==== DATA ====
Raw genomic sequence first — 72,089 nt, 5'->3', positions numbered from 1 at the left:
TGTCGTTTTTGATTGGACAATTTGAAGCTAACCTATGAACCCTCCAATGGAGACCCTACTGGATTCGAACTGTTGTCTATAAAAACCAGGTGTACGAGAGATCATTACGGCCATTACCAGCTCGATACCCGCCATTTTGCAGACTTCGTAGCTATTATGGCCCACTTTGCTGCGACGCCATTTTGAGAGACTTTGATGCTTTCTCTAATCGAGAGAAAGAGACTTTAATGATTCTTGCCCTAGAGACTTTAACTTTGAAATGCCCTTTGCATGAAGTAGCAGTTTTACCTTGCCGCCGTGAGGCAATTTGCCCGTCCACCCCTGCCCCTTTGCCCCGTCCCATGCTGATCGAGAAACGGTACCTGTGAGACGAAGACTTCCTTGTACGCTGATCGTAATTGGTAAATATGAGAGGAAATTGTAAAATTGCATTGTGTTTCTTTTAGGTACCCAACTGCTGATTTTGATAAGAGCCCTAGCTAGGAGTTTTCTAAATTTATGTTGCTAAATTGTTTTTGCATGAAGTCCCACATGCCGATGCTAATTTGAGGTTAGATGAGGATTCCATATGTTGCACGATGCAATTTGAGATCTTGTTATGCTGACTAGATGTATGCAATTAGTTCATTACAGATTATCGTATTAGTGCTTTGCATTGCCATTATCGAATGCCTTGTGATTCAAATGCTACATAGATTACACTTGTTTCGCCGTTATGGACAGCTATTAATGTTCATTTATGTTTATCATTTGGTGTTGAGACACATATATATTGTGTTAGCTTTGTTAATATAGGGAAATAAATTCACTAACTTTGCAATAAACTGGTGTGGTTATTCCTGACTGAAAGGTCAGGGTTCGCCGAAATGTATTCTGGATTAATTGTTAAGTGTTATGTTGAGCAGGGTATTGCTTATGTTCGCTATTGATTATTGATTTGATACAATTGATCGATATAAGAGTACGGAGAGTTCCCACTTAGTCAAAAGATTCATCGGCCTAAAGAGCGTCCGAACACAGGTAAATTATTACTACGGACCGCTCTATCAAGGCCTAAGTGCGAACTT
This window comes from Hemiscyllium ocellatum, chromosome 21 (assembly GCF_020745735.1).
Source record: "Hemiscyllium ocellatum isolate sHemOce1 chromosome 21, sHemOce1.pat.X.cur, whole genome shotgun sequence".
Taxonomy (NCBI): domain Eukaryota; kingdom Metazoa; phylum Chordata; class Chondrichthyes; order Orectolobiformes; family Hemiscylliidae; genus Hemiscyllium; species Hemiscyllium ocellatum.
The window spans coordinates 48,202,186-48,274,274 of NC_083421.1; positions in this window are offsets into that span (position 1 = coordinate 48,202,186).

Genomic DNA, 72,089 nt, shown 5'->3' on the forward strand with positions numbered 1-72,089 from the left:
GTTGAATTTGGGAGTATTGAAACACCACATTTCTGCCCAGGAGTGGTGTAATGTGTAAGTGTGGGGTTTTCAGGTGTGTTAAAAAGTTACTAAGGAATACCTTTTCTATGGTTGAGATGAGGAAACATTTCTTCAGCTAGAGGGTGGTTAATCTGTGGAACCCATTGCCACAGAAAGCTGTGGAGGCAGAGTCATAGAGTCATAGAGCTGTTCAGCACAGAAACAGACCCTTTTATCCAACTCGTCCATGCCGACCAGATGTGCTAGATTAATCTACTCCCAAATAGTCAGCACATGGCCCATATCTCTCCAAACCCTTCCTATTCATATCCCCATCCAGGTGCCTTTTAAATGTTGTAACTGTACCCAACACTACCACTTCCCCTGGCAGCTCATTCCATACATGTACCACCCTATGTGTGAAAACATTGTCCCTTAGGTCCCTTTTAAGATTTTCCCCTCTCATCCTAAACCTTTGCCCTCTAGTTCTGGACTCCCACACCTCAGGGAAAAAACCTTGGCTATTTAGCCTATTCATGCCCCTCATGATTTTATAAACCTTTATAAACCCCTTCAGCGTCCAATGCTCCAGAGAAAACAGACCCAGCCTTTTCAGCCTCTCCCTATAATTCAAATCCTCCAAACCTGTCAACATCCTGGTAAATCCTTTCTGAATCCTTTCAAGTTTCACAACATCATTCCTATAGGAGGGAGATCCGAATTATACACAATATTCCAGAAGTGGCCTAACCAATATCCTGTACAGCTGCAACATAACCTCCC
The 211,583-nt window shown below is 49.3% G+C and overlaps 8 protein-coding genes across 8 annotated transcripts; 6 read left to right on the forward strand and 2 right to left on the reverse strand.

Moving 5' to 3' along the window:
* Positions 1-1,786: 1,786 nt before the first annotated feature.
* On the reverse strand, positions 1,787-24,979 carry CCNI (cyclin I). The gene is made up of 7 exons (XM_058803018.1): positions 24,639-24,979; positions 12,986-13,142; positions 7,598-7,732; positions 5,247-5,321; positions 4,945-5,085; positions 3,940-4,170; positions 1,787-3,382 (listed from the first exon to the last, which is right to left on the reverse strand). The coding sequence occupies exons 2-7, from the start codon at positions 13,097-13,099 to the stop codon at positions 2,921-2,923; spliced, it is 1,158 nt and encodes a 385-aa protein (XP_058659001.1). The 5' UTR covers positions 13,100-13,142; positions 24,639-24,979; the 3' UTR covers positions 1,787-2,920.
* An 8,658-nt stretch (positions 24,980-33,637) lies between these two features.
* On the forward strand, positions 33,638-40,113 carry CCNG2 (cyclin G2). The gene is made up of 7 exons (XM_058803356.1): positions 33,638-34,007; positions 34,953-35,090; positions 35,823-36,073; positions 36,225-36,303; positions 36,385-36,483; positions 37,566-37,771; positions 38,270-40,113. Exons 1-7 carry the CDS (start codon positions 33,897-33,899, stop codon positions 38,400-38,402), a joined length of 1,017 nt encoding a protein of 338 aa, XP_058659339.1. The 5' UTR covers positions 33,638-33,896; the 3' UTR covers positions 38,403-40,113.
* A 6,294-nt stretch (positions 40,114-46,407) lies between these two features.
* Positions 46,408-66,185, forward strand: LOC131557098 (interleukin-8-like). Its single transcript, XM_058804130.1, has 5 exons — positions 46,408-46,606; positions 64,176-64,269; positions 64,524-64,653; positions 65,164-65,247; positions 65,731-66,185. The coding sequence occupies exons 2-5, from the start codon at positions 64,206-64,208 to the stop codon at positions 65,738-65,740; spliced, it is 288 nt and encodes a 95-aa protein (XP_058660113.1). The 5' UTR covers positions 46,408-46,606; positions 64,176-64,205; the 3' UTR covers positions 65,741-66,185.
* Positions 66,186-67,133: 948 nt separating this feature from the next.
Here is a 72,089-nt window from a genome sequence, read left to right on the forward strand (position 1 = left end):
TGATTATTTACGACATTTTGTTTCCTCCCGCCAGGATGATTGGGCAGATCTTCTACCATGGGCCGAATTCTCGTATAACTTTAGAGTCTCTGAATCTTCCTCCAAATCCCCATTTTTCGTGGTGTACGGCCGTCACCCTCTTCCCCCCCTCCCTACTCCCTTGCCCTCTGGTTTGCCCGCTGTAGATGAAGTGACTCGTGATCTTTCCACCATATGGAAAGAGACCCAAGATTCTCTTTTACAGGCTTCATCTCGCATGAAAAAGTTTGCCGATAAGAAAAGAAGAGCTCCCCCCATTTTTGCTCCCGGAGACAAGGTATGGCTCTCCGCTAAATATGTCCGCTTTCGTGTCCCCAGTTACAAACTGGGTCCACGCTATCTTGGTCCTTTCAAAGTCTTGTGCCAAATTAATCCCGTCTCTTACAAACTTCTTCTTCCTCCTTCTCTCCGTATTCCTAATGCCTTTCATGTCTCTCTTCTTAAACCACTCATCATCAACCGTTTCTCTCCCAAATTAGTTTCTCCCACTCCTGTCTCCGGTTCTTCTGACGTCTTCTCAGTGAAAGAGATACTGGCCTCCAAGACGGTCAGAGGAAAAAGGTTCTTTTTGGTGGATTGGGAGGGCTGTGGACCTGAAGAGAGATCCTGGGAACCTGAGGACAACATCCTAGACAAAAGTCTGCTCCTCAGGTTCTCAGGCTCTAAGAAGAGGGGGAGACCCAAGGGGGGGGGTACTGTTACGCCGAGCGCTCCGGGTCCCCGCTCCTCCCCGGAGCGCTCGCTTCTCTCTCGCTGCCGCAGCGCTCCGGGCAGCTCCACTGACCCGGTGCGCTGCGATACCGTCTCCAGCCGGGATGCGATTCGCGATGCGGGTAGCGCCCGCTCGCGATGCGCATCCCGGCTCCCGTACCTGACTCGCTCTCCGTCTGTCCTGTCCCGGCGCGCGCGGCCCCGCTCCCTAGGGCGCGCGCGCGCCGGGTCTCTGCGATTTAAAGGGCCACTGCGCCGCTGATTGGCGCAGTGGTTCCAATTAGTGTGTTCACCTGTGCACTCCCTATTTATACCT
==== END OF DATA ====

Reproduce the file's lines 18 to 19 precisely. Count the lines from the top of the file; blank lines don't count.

Here is a 72,089-nt window from a genome sequence, read left to right on the forward strand (position 1 = left end):
TGATTATTTACGACATTTTGTTTCCTCCCGCCAGGATGATTGGGCAGATCTTCTACCATGGGCCGAATTCTCGTATAACTTTAGAGTCTCTGAATCTTCCTCCAAATCCCCATTTTTCGTGGTGTACGGCCGTCACCCTCTTCCCCCCCTCCCTACTCCCTTGCCCTCTGGTTTGCCCGCTGTAGATGAAGTGACTCGTGATCTTTCCACCATATGGAAAGAGACCCAAGATTCTCTTTTACAGGCTTCATCTCGCATGAAAAAGTTTGCCGATAAGAAAAGAAGAGCTCCCCCCATTTTTGCTCCCGGAGACAAGGTATGGCTCTCCGCTAAATATGTCCGCTTTCGTGTCCCCAGTTACAAACTGGGTCCACGCTATCTTGGTCCTTTCAAAGTCTTGTGCCAAATTAATCCCGTCTCTTACAAACTTCTTCTTCCTCCTTCTCTCCGTATTCCTAATGCCTTTCATGTCTCTCTTCTTAAACCACTCATCATCAACCGTTTCTCTCCCAAATTAGTTTCTCCCACTCCTGTCTCCGGTTCTTCTGACGTCTTCTCAGTGAAAGAGATACTGGCCTCCAAGACGGTCAGAGGAAAAAGGTTCTTTTTGGTGGATTGGGAGGGCTGTGGACCTGAAGAGAGATCCTGGGAACCTGAGGACAACATCCTAGACAAAAGTCTGCTCCTCAGGTTCTCAGGCTCTAAGAAGAGGGGGAGACCCAAGGGGGGGGGTACTGTTACGCCGAGCGCTCCGGGTCCCCGCTCCTCCCCGGAGCGCTCGCTTCTCTCTCGCTGCCGCAGCGCTCCGGGCAGCTCCACTGACCCGGTGCGCTGCGATACCGTCTCCAGCCGGGATGCGATTCGCGATGCGGGTAGCGCCCGCTCGCGATGCGCATCCCGGCTCCCGTACCTGACTCGCTCTCCGTCTGTCCTGTCCCGGCGCGCGCGGCCCCGCTCCCTAGGGCGCGCGCGCGCCGGGTCTCTGCGATTTAAAGGGCCACTGCGCCGCTGATTGGCGCAGTGGTTCCAATTAGTGTGTTCACCTGTGCACTCCCTATTTATACCT